Among them: escaping custody, for suspect who fled with his hands cuffed behind him.

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SEA BRIGHT: DUNESDAY BACK ON THE BEACH

The patio at the Mad Hatter becomes Dunesday Central for the daylong beach festival Saturday. (Photo by Colby Wilson. Click to enlarge)

By COLBY WILSON

In the months after Hurricane Sandy ripped through Sea Bright last October 29, Brian Kirk knew that keeping Dunesday in town was crucial to lifting its spirit.

But without Donovan’s Reef, which was obliterated by the storm, Kirk and his band, the Jirks, were forced to move their beachside fundraiser, now two decades old, to a new location.

“I was sad about Donovan’s from a nostalgic point of view. It was literally the first bar that hired me. It helped us become who we are,” Kirk tells redbankgreen.

“Dunesday is a brand now. It’s an individual, and it needs a home,” he said.

This year, that home is a few doors away from Donovan’s, at the Mad Hatter.

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RUMSON: REPORTS SPOTLIGHT DRUNK BARMAN

Parade-watchers at Molly Maguire’s for the Rumson St. Patrick’s celebrations on March 10. (Photo by Wil Fulton. Click to enlarge)

By JOHN T. WARD

A fight between an intoxicated bartender and a borough employee appears to have led to the negotiated five-day shutdown of Rumson’s Molly Maguire’s Black Point Inn in Rumson that starts next week, police reports suggest.

Larry D’Angelo, 45, a laborer in the public works department, and Chris Moran, 33, a bartender, were arrested after the March 11 incident, which occurred at the tail end of St. Patrick’s celebrations that included a parade.

According to the reports, police responded shortly before 1 a.m. to a call about “an employee out of control and causing a disturbance in the kitchen” at Maguire’s. There, police said they found D’Angelo lying atop Moran and restraining his arms against the floor.

“There was blood on the floor and broken tiles on the floor,” one of two reports filed by responding officers said.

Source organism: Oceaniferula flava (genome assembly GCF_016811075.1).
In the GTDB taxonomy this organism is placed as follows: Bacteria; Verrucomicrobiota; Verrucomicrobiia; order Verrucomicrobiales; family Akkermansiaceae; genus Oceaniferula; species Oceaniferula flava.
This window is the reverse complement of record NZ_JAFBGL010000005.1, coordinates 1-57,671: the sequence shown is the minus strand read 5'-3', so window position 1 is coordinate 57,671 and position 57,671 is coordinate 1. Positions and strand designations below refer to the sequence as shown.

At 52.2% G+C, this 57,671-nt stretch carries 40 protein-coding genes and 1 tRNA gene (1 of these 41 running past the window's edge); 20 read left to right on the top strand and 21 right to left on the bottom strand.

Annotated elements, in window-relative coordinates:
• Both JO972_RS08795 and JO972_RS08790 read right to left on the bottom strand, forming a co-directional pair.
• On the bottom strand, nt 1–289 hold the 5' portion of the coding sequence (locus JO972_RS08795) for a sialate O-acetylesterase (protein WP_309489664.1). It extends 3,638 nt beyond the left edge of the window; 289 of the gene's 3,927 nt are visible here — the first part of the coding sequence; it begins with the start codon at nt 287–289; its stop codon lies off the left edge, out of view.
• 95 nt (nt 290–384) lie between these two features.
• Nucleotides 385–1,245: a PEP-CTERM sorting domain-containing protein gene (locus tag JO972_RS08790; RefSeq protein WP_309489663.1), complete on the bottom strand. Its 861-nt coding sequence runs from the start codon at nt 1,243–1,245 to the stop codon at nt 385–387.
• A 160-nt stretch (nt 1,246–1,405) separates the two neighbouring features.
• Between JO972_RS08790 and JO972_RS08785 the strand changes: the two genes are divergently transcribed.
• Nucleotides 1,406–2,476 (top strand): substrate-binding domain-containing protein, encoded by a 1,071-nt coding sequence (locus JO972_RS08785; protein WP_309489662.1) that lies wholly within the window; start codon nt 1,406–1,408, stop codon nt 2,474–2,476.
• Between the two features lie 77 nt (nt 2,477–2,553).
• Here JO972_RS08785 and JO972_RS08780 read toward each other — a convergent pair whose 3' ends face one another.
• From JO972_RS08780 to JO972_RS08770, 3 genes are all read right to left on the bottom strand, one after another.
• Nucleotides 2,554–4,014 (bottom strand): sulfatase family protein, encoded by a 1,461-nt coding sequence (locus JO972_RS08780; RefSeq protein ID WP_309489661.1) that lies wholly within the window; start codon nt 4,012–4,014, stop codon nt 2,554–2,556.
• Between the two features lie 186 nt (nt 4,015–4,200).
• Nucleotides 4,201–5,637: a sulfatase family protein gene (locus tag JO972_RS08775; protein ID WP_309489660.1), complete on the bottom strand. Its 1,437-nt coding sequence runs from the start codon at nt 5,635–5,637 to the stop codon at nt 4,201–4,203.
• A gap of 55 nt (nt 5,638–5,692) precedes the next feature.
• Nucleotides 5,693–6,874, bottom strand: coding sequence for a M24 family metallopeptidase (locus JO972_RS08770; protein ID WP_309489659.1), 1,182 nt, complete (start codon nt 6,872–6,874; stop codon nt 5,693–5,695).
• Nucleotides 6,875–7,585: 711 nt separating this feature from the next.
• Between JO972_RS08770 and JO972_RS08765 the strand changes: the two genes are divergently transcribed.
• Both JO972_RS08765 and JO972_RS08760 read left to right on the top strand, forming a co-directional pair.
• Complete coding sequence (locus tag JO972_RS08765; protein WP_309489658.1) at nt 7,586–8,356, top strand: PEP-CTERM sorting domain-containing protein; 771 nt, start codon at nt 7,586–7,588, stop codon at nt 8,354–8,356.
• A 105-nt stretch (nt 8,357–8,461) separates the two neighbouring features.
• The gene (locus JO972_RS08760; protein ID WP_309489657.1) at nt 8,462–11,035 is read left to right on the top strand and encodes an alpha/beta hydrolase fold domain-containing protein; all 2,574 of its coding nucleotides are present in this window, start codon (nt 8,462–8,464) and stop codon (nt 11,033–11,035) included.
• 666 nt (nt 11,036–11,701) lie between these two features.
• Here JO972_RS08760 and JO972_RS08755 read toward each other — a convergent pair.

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RED BANK: BASIE COURTYARD TO GET CANOPY

Less than a year after its debut, the Count’s Courtyard, the terrace bar at Red Bank’s Count Basie Theatre, is slated for a tweaking Friday with the installation of an over-all canopy.

The canopy, which will have no sides, will only be in use, like the courtyard itself, from May 1 to October 31, Basie CEO Adam Philipson told the borough planning board, which approved the change earlier this month. Use of the courtyard is limited to theater patrons two hours before and after performances and during intermissions. (Click to enlarge)

SEA BRIGHT: MAD HATTER TO REOPEN MAY 23

The Mad Hatter has given up on a proposal to operate out of a tent and plans to reopen a portion of its storm-damaged building. Below, beer bottles seen through the restaurant window last month.  (Click to enlarge)

By WIL FULTON

Dropping a controversial proposal to operate out of a large tent for the summer, Sea Bright’s Mad Hatter plans to reopen this month in its original, storm-whacked location, according to an announcement Wednesday afternoon.

In a Facebook post, owners Scott and Amy Kelly said the popular sports bar is scheduled to reopen May 23, operating out of the Ocean Avenue structure’s back room and tiki bar, supplemented for the summer by a mobile kitchen.

The earlier proposal, made to borough officials just last month, called for a 400-person tent to be erected at the edge of the municipal parking two blocks away, and faced an array of red tape involving state and local agencies. Some other downtown merchants opposed the plan, which they said would eat up too much public parking.

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RED BANK: BAR’S OPEN AT THE OYSTER POINT

The Pearl Restaurant and Lounge reopened late last week for the first time since Hurricane Sandy knocked the hotel out of commission. (Photo by Wil Fulton. Click to enlarge)